PBS Features Philadelphia Churches in Danger of Closing

The Loss of A Church Is A Loss to the Neighborhood

PBS’s Religion and Ethics ran a 10-minute report on the future of many city churches. It focuses on our home town—Philadelphia. It addresses a phenomenon that is playing out across the country.


One of the people interviewed is Bob Jaeger of Partners for Sacred Places. They help churches preserve their sacred space.


He says:  

I think it is fair to say that this is a national crisis. It really is a national crisis.

This short video barely begins to cover the topic of church closings.

“In Philadelphia alone, with an estimated eight hundred houses of worship, Jaeger estimates between one to two hundred churches are at risk of closing.”

The video attributes closings to shrinking congregations and shrinking budgets.


The root cause of church closings is much bigger than that. Whole denominations are in difficult financial straits.


Churches that could survive with creative leadership are dying because creative leadership is rare. The focus is on staying afloat—paying salaries, utilities, insurance, and here’s the big one—law suit settlements. Those law suits, often dealing with clergy misconduct, are not paid by the offending clergy but by fewer and fewer people in the pew. The law requires payment, but the law cannot force congregational giving—the only source of income for many denominations. Property—especially property with endowments attached—is the most liquid asset available.


The dire state of regional bodies skews their thinking and mission. Organizations established to assist ministry now seek to force church closures to assure their own survival. Ecclesiastic cannibalism.


We at Redeemer in the East Falls neighborhood of Philadelphia are very aware of the danger many congregations face. We have survived the most aggressive forced closure imaginable. We were obviously viable, so the strategy was to isolate the congregation, refuse to approve professional leadership—and when that didn’t work—attack the laity as a group and—just to make sure—attack the most trusted congregational lay leaders as individuals.


Bite the hand that feeds you.


Other churches may not realize that by standing quietly on the sidelines while this played out, they were selling out their own future. There but by the grace of God . . . .


The slightest weakness may attract the attention of a regional body. It will include plenty of pious pronouncements. “This is stewardship—preserving assets for mission.”

So don’t get into a conflict—no matter how justified it might be. Don’t start an initiative that may seem bold (cost money). Don’t borrow money to renovate your property before things get really bad. Don’t ask for denominational help. Just keep on doing what isn’t working as long as the money holds out.


Stay off the denominational radar!


The case of the Southeastern Pennsylvania Synod vs Redeemer, weakens the rights of congregations. These vary in different denominations. The courts are not likely to know the distinctions—or care. The courts ruled that they have no jurisdiction to enforce church constitutions. Unless a denomination enforces its own rules, it’s the Wild West of Religion. No sheriff in sight.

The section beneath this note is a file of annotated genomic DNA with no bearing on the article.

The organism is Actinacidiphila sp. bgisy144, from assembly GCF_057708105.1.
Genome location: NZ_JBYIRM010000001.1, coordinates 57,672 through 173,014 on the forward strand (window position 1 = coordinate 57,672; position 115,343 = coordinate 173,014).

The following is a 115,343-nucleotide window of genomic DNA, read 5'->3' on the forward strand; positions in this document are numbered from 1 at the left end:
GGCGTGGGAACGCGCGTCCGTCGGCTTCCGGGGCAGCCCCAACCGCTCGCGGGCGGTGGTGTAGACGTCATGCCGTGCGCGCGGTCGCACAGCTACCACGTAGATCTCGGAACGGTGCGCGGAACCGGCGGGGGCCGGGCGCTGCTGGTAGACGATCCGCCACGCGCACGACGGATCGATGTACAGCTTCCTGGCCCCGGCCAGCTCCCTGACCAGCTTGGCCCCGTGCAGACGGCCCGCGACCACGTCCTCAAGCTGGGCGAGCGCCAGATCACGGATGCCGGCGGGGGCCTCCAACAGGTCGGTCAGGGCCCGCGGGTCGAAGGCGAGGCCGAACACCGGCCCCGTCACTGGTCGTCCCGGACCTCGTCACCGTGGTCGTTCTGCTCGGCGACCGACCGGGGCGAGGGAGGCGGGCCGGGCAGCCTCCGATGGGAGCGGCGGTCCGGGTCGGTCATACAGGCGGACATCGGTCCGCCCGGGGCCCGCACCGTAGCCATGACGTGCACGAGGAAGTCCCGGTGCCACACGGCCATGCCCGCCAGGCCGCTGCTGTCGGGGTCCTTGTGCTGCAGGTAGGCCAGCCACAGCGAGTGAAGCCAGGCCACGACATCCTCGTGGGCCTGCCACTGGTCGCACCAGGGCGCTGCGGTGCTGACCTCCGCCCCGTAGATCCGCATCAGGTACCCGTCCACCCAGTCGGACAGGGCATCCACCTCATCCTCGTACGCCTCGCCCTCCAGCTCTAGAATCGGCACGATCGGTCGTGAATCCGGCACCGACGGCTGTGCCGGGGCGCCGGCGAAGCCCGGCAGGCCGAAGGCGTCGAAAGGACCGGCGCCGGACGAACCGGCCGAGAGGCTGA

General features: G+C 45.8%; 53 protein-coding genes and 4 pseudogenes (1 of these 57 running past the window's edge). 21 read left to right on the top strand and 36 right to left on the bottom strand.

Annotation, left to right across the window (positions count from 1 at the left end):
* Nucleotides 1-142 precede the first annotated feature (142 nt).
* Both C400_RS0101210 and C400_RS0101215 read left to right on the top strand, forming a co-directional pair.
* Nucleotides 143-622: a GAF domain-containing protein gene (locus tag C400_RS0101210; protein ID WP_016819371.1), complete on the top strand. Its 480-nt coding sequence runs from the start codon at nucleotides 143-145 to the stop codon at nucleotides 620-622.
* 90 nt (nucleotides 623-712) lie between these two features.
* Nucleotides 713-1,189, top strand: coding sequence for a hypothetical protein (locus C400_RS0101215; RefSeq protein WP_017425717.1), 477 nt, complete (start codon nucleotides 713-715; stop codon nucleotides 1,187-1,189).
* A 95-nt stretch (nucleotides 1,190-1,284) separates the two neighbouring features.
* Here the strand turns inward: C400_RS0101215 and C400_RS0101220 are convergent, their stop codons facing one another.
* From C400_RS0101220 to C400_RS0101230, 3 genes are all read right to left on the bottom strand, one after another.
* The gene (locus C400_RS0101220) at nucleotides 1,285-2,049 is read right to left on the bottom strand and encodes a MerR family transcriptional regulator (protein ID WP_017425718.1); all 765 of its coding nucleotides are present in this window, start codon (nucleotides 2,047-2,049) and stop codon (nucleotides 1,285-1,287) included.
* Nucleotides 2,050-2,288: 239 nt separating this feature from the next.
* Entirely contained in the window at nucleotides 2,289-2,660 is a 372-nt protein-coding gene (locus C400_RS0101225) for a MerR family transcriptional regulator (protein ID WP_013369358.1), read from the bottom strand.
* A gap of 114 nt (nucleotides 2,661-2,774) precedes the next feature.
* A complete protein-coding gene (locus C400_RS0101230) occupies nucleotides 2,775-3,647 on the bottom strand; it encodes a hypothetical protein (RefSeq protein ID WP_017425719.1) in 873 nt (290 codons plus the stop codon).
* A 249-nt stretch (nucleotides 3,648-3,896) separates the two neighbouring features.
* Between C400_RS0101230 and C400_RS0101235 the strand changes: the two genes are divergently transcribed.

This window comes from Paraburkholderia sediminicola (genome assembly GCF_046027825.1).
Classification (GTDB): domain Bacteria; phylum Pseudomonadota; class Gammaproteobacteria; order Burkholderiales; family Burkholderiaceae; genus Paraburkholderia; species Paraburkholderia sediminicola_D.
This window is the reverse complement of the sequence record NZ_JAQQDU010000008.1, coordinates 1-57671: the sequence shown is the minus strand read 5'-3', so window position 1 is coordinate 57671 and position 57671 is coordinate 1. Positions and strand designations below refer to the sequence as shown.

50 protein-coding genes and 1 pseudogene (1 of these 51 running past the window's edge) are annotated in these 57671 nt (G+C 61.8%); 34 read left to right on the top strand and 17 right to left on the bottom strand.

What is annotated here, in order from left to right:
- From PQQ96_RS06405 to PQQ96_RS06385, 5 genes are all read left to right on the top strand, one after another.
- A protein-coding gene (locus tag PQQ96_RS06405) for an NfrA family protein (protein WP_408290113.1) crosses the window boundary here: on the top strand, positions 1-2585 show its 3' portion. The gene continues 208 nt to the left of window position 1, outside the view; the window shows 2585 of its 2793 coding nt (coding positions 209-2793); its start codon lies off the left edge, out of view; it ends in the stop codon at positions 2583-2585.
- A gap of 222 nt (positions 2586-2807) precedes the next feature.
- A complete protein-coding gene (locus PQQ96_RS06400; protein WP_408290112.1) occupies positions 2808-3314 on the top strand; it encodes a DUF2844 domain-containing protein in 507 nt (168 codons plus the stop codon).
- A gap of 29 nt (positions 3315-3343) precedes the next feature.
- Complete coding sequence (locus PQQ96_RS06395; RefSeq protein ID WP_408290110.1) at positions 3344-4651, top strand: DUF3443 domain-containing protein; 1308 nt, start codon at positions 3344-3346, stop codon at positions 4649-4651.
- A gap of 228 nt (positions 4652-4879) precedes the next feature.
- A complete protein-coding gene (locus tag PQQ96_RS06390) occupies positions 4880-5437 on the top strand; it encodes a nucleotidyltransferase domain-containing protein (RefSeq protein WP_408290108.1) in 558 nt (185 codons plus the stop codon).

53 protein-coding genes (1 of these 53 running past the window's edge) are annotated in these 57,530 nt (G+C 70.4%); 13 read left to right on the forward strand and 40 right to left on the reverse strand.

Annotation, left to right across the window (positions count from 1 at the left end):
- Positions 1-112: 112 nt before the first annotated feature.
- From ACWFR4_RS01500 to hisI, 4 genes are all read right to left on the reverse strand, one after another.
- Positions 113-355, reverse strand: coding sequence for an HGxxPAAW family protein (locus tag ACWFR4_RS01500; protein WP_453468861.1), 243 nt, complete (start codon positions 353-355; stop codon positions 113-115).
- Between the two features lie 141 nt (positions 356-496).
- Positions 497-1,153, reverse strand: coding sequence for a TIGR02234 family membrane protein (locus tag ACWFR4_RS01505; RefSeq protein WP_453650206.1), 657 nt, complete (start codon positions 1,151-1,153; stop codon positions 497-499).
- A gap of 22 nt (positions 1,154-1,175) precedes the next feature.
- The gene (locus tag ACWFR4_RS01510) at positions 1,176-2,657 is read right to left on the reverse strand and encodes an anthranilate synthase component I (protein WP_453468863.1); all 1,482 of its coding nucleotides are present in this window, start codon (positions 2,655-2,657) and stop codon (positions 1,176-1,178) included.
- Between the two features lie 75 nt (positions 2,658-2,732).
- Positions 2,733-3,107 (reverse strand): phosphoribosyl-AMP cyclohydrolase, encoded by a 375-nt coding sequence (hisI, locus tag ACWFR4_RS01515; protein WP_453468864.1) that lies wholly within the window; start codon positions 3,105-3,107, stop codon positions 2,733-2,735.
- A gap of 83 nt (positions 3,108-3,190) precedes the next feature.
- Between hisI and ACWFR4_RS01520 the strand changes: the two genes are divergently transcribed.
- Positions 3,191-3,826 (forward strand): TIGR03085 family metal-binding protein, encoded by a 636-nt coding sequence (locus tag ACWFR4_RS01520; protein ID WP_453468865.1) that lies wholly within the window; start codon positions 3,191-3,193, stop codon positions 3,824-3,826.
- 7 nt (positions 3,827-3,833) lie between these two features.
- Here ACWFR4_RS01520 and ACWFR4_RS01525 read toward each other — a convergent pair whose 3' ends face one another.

Our experience is that our denomination is unable to enforce its own rules. Two thirds of the people with a vote are unfamiliar with church law and the other third may not only be unfamiliar with church law but also owe their career trajectory to their relationship with the hierarchy.


Strong lay leadership, theoretically equal to clergy in Lutheran tradition, is feared or seen as somehow threatening. Silly.


Consequently, a provision of the Bill of Rights, (separation of church and state), meant to protect the practice of religion, can and is used by church leaders to sidestep their own rules to gain the property and assets of small congregations to benefit ministry in neighborhoods that are more demographically friendly—or more likely— to plug their own deficit budgets.


The churches of the suburbs are coming back to the city for what they left behind in the decades of white flight—property and endowments.


Jaeger notes:

“Unless they [congregations] do something creative and bold many of them will close or merge in the next ten, twenty years.”


“Creative and bold” do not come easily to church leadership. Mergers rarely work. Members of the church that is shuttered become unchurched. Their contributions of time talent and money are lost.


Denominational leadership is stumped. They don’t know how to minister in the urban neighborhoods that are increasingly mixed racially, ethnically, and economically. They want to become inclusive, but their entire structure is geared to “come and be like us” —no matter how many “Welcome” signs are posted.


Frequently, people making decisions about neighborhood ministries know nothing about the neighborhoods. They are following leaders without question.


They might learn from Jaeger’s advice:

“You may love the architecture. You may love the fact that it houses a concert or recital every month. You may love the fact that kids in your community go to day care. You may love the fact that homeless are sheltered there in the wintertime. You may not be a member but you can say this is a place that matters.”—Jaeger


Or if you prefer to quote scripture.

Be bold. Be strong.
For the Lord God is with you.